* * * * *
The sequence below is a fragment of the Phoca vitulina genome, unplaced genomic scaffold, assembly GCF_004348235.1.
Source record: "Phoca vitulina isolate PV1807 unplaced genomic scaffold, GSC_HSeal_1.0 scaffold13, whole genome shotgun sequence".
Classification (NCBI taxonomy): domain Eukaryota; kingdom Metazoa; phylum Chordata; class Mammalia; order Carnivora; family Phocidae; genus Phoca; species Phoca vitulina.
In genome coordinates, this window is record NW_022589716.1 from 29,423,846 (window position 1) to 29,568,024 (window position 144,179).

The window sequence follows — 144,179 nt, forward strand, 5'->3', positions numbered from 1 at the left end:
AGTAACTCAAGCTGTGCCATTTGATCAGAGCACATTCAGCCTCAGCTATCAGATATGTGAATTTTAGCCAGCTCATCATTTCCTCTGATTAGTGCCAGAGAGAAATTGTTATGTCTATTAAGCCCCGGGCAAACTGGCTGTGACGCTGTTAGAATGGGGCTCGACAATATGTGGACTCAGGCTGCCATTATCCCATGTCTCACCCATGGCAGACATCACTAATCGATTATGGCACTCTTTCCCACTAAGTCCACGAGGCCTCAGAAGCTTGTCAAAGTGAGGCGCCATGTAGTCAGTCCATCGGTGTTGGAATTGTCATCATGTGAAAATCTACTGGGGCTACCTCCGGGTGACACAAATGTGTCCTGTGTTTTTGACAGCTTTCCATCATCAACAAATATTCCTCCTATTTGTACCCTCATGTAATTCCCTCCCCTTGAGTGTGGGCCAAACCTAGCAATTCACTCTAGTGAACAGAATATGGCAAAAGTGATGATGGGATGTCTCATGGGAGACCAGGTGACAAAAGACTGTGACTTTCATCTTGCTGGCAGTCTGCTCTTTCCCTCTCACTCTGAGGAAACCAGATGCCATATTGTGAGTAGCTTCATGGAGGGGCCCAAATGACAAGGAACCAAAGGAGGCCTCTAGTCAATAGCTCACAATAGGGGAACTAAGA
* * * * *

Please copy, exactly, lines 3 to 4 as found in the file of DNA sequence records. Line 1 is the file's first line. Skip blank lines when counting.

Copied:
Classification (NCBI taxonomy): domain Eukaryota; kingdom Metazoa; phylum Chordata; class Mammalia; order Carnivora; family Phocidae; genus Phoca; species Phoca vitulina.
In genome coordinates, this window is record NW_022589716.1 from 29,423,846 (window position 1) to 29,568,024 (window position 144,179).